Trial preparation and trial
During this phase, your attorney will look for witnesses who will testify at trial on your behalf, as well as other evidence that supports your innocence. It is during this phase that your lawyer will have a chance to determine the strength of the prosecution’s evidence against you, as well. Negotiations regarding a possible plea bargain will typically be ongoing during this time.
Should your case continue toward trial, you and your attorney will discuss whether to request a bench trial or jury trial. A bench trial is heard only by the judge, who will make the final decision on whether you are guilty or not guilty. A jury trial will be heard by 12 jurors, selected in concert by your attorney and the prosecutor, in a trial overseen by the judge.
During the trial, the prosecutor will present a case, supported by physical evidence, witness and expert testimony, and possibly recreations or models of the events occurring during the crime. Your attorney will likewise have an opportunity to subject any prosecution witnesses to questioning, known as cross-examination, to point out any flaws in the witness’ reasoning or retelling of events, or any other reasons the witness is unreliable. Your attorney will then have a chance to present evidence and testimony which proves your innocence. You may or may not elect to testify in your own defense, and can decide whether or not this is in your best interests by discussing the pros and cons with your lawyer. Criminal trials can range in length from a couple of days to several weeks, depending on the nature of the charges against you and how much evidence each side wishes to present.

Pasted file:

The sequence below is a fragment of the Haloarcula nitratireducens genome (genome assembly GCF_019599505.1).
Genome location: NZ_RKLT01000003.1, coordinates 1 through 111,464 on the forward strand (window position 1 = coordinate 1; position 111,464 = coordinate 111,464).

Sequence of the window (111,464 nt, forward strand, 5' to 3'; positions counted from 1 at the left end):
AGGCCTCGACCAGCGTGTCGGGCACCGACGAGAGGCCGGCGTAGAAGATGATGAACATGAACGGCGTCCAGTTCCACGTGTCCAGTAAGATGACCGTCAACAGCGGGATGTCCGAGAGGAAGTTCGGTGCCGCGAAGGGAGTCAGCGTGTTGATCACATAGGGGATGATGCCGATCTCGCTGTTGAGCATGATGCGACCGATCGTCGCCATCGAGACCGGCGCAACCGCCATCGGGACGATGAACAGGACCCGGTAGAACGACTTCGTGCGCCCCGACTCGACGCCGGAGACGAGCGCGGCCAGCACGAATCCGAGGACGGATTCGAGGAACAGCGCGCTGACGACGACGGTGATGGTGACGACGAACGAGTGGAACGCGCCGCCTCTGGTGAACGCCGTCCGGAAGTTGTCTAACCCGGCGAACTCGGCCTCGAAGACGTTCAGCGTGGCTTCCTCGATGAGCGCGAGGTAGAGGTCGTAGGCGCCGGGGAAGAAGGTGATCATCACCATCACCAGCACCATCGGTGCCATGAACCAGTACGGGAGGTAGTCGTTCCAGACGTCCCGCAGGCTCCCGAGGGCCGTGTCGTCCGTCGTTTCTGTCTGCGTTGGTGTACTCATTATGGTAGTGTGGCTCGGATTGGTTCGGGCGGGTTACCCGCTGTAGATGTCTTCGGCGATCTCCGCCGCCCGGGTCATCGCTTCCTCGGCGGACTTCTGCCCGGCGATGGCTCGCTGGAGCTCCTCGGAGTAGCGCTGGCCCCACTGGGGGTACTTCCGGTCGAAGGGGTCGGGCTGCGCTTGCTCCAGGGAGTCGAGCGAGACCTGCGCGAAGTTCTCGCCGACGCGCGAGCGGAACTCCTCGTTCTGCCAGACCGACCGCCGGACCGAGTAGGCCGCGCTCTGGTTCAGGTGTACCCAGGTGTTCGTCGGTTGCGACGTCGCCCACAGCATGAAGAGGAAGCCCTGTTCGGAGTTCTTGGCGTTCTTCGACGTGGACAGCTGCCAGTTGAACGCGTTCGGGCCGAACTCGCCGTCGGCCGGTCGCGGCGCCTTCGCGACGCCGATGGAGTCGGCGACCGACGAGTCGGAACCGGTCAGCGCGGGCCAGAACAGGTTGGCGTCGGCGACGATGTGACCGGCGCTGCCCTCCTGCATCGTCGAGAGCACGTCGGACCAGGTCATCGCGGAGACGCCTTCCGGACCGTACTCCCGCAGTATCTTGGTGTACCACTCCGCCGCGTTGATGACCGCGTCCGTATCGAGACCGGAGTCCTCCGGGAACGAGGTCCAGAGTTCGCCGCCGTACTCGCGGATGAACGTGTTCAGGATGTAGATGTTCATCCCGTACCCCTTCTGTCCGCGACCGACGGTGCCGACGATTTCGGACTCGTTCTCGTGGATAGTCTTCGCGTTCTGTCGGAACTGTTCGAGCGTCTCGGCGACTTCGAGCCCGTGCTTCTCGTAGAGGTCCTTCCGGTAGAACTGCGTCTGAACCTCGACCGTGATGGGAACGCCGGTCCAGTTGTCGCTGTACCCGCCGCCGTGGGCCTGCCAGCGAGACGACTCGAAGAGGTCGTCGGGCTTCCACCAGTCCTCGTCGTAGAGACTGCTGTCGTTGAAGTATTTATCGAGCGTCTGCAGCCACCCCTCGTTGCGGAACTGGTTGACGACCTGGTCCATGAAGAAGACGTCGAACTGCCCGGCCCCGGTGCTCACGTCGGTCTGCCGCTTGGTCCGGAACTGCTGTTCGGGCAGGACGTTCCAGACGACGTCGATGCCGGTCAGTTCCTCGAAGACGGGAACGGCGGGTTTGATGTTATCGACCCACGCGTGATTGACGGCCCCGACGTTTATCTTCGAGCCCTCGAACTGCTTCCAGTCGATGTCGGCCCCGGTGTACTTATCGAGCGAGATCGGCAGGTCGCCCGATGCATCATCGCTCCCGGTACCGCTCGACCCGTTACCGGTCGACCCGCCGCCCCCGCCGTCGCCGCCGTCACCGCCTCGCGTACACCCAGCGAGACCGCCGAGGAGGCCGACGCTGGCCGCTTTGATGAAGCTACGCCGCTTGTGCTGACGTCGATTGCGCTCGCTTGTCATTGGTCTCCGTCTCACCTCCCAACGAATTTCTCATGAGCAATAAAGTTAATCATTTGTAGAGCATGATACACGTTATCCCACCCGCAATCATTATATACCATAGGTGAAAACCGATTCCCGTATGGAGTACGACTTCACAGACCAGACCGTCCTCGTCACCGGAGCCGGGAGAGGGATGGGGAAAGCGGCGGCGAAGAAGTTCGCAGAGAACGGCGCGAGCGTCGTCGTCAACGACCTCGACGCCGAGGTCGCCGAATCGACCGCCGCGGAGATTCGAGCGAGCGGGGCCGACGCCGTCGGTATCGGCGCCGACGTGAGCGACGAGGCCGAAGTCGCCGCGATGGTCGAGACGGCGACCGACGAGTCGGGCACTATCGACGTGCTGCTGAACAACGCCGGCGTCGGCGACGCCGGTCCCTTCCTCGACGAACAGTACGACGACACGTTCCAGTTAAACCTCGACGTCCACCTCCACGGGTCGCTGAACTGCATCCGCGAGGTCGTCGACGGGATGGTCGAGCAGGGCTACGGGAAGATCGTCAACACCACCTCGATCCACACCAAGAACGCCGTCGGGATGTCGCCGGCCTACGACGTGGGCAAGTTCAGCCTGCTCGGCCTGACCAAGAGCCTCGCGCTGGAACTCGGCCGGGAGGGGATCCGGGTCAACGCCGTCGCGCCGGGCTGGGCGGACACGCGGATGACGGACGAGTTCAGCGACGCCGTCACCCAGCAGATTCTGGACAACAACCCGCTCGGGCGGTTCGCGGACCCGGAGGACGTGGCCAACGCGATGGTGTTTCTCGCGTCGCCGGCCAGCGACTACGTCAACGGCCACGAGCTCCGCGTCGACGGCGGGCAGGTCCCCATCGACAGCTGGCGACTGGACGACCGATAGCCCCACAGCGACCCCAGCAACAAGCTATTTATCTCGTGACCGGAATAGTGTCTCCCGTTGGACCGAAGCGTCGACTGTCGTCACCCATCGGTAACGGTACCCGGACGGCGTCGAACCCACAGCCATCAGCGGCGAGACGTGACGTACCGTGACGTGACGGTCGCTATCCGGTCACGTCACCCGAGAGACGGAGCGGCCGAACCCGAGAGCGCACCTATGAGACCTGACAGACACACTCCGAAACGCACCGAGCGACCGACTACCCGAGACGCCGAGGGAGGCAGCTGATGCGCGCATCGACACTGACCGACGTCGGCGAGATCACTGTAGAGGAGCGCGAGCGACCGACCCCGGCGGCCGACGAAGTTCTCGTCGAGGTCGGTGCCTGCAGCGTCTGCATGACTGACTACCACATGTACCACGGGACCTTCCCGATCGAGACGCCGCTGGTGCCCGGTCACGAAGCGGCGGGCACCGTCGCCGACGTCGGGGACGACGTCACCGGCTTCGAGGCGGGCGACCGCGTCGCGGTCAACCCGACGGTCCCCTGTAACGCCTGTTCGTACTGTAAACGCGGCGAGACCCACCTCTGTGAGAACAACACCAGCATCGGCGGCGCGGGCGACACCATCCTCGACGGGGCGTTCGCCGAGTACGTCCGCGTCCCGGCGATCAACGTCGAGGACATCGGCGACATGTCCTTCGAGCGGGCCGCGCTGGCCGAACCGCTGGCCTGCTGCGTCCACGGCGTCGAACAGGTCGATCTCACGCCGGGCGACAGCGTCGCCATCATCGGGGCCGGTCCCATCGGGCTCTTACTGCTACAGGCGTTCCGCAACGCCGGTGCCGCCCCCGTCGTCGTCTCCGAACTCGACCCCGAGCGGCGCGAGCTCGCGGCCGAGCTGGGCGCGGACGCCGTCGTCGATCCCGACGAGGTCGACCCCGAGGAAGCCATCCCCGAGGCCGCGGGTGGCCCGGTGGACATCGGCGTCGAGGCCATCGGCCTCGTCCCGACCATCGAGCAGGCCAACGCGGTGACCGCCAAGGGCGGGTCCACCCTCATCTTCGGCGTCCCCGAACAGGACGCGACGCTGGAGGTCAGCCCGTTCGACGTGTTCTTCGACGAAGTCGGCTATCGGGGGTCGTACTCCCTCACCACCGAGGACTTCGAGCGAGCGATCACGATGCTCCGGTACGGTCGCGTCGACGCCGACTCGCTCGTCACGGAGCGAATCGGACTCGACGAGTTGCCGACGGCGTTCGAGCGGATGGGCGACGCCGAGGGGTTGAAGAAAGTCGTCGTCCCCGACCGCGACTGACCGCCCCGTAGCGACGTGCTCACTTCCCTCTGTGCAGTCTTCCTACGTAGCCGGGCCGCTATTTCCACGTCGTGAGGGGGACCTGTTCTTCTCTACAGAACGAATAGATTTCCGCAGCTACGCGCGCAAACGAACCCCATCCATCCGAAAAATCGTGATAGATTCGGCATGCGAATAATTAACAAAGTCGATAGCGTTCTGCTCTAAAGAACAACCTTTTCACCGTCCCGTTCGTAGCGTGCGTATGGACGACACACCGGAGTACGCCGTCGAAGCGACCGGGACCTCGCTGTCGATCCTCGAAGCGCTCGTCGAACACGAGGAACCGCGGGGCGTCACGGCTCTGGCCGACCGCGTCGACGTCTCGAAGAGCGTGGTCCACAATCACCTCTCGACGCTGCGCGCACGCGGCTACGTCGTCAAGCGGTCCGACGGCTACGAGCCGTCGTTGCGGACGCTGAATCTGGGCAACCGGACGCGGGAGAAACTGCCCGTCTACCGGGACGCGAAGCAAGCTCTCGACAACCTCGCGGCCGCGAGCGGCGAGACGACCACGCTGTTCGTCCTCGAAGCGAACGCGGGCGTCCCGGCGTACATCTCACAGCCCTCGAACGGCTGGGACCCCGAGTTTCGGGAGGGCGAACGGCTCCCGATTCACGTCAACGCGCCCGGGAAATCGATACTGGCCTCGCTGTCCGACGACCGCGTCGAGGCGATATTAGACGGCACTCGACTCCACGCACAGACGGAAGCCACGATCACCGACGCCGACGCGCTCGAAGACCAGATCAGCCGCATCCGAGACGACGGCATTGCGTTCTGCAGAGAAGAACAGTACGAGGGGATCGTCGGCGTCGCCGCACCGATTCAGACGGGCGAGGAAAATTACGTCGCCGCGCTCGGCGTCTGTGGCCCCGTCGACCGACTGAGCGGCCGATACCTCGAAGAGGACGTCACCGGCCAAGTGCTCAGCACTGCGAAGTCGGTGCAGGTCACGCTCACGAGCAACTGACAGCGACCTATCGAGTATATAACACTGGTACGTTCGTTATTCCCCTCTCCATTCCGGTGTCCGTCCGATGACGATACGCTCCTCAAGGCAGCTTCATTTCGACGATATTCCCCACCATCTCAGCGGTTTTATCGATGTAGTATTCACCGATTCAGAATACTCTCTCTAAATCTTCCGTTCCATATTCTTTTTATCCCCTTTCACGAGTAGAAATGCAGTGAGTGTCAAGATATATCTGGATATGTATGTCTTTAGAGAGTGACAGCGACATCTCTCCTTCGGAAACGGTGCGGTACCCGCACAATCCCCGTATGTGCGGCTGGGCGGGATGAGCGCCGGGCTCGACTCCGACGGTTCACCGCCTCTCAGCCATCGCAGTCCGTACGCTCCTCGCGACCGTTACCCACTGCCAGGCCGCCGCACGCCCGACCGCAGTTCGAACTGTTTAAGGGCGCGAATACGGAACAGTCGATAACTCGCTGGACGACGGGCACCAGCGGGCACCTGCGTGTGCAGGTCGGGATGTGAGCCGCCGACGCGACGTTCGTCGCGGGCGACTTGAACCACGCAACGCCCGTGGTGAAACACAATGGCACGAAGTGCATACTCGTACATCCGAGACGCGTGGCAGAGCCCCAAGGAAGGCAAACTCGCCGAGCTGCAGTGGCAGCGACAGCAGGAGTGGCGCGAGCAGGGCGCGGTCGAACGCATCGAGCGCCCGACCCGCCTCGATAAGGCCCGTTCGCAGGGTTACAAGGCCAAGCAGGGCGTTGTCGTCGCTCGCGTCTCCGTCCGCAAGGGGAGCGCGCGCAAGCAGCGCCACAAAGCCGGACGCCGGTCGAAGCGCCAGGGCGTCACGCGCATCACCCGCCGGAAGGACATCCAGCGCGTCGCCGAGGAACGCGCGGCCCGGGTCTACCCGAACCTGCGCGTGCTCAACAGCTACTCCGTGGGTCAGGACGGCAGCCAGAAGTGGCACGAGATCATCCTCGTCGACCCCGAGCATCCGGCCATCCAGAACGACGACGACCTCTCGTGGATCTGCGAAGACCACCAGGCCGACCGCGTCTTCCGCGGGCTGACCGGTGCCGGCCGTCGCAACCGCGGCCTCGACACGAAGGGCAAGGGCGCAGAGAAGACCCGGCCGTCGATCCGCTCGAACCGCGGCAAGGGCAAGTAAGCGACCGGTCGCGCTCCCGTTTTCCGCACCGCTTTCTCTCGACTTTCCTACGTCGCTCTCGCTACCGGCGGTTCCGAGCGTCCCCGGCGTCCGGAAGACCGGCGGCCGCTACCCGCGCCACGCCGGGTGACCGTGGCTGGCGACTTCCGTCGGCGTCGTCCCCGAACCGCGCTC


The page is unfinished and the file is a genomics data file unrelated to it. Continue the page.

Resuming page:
Either the judge or jury will take time to deliberate on whether or not you are guilty, and issue its verdict. If you are found guilty, the judge will schedule a pre-sentence investigation report. You will meet with a probation officer, who will gather information about you, and possibly ask to speak with your loved ones, as well. The report will inform the probation officer’s recommendation for a sentence, which the judge can choose whether or not to follow.
At the sentencing hearing, you will learn what sentence the judge has chosen for you to receive based on the pre-sentence investigation report, the charges of which you were convicted, and the prosecution and defense lawyers’ recommendations.
If you and your attorney believe that the result is incorrect or that your arrest or trial were in some way unfair or illegal, you may appeal your conviction. If your appeal is successful, then the appellate panel may reverse the trial court’s guilty finding, send the case back to the trial court to be re-heard, or keep the trial court’s decision in place.
Seek Experienced Legal Representation throughout the Illinois Arrest Process in Chicago and Cook County
Make sure that you receive an aggressive, dedicated, and thorough defense against any criminal charges before the Bridgeview or Markham Court. Contact Homewood criminal defense attorney John Fairman for a consultation on felony or misdemeanor charges of assault, drug possession, burglary, DUI, or other crimes, at 708-799-4848.